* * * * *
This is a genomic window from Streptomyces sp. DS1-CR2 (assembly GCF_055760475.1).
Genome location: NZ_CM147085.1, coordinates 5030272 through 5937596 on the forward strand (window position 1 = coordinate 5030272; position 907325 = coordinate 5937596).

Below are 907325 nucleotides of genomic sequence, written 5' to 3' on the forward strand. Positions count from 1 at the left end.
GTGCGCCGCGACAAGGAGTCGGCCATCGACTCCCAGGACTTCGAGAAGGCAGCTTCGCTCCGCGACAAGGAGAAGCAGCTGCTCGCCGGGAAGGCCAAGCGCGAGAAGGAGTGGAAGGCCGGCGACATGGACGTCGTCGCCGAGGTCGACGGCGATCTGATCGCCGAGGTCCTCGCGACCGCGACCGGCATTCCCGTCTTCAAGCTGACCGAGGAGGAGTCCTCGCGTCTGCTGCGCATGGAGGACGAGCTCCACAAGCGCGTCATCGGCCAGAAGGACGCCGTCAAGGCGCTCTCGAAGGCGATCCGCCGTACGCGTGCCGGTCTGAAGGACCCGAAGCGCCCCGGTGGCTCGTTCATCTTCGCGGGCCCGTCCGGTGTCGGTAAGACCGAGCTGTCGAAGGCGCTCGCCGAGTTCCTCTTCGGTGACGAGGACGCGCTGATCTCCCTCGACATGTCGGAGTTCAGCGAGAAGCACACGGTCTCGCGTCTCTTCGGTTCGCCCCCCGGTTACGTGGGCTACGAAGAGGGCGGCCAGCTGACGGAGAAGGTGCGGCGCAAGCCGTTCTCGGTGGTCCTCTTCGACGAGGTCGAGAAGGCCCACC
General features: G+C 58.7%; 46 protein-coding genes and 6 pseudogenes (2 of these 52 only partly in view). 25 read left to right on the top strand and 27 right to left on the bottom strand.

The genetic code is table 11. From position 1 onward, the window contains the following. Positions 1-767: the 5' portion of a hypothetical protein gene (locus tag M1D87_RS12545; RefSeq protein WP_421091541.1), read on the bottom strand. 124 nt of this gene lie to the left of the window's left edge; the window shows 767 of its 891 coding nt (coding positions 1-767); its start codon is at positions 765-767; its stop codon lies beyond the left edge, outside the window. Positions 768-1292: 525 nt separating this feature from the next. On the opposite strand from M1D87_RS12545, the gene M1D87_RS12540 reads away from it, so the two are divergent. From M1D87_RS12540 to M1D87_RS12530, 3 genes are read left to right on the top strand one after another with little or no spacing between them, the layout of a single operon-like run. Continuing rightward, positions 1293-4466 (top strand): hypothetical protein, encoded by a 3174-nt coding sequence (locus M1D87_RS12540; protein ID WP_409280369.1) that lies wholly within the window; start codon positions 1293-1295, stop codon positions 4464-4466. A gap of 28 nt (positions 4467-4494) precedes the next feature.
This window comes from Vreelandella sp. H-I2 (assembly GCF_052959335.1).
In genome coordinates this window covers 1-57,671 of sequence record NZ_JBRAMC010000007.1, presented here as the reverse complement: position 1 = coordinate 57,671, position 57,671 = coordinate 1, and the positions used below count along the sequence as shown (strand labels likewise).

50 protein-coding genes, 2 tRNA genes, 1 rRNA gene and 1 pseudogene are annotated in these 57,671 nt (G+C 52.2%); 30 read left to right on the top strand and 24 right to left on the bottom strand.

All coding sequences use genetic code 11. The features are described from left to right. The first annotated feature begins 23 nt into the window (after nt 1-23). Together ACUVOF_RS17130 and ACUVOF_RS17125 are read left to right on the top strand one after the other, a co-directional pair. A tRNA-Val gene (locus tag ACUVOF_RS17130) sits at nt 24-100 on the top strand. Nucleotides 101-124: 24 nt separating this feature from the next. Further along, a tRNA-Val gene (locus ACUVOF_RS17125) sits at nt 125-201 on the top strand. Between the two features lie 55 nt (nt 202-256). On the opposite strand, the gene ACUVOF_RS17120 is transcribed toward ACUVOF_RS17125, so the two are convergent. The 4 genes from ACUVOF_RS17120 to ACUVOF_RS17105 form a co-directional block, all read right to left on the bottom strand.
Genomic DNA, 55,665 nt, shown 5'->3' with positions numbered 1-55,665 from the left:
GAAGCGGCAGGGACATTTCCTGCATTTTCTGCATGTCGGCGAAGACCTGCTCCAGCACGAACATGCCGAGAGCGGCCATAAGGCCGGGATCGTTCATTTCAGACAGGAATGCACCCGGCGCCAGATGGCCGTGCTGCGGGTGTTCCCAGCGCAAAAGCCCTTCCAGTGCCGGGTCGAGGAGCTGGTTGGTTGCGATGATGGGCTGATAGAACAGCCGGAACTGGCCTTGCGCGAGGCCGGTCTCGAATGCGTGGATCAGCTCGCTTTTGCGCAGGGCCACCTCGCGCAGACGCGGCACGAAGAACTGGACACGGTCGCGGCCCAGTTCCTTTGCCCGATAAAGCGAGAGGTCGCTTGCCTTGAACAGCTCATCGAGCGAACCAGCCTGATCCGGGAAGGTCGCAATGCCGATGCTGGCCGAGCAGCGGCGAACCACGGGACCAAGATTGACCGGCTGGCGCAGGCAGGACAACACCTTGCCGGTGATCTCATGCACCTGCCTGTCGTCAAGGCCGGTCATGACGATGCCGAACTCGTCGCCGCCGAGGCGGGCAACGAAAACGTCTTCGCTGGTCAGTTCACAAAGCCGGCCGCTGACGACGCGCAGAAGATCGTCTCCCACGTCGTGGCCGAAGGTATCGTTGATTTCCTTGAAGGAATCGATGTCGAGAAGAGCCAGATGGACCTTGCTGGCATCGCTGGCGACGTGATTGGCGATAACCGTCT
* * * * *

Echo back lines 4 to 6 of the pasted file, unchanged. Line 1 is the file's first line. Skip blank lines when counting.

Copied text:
GTGCGCCGCGACAAGGAGTCGGCCATCGACTCCCAGGACTTCGAGAAGGCAGCTTCGCTCCGCGACAAGGAGAAGCAGCTGCTCGCCGGGAAGGCCAAGCGCGAGAAGGAGTGGAAGGCCGGCGACATGGACGTCGTCGCCGAGGTCGACGGCGATCTGATCGCCGAGGTCCTCGCGACCGCGACCGGCATTCCCGTCTTCAAGCTGACCGAGGAGGAGTCCTCGCGTCTGCTGCGCATGGAGGACGAGCTCCACAAGCGCGTCATCGGCCAGAAGGACGCCGTCAAGGCGCTCTCGAAGGCGATCCGCCGTACGCGTGCCGGTCTGAAGGACCCGAAGCGCCCCGGTGGCTCGTTCATCTTCGCGGGCCCGTCCGGTGTCGGTAAGACCGAGCTGTCGAAGGCGCTCGCCGAGTTCCTCTTCGGTGACGAGGACGCGCTGATCTCCCTCGACATGTCGGAGTTCAGCGAGAAGCACACGGTCTCGCGTCTCTTCGGTTCGCCCCCCGGTTACGTGGGCTACGAAGAGGGCGGCCAGCTGACGGAGAAGGTGCGGCGCAAGCCGTTCTCGGTGGTCCTCTTCGACGAGGTCGAGAAGGCCCACC
General features: G+C 58.7%; 46 protein-coding genes and 6 pseudogenes (2 of these 52 only partly in view). 25 read left to right on the top strand and 27 right to left on the bottom strand.

The genetic code is table 11. From position 1 onward, the window contains the following. Positions 1-767: the 5' portion of a hypothetical protein gene (locus tag M1D87_RS12545; RefSeq protein WP_421091541.1), read on the bottom strand. 124 nt of this gene lie to the left of the window's left edge; the window shows 767 of its 891 coding nt (coding positions 1-767); its start codon is at positions 765-767; its stop codon lies beyond the left edge, outside the window. Positions 768-1292: 525 nt separating this feature from the next. On the opposite strand from M1D87_RS12545, the gene M1D87_RS12540 reads away from it, so the two are divergent. From M1D87_RS12540 to M1D87_RS12530, 3 genes are read left to right on the top strand one after another with little or no spacing between them, the layout of a single operon-like run. Continuing rightward, positions 1293-4466 (top strand): hypothetical protein, encoded by a 3174-nt coding sequence (locus M1D87_RS12540; protein ID WP_409280369.1) that lies wholly within the window; start codon positions 1293-1295, stop codon positions 4464-4466. A gap of 28 nt (positions 4467-4494) precedes the next feature.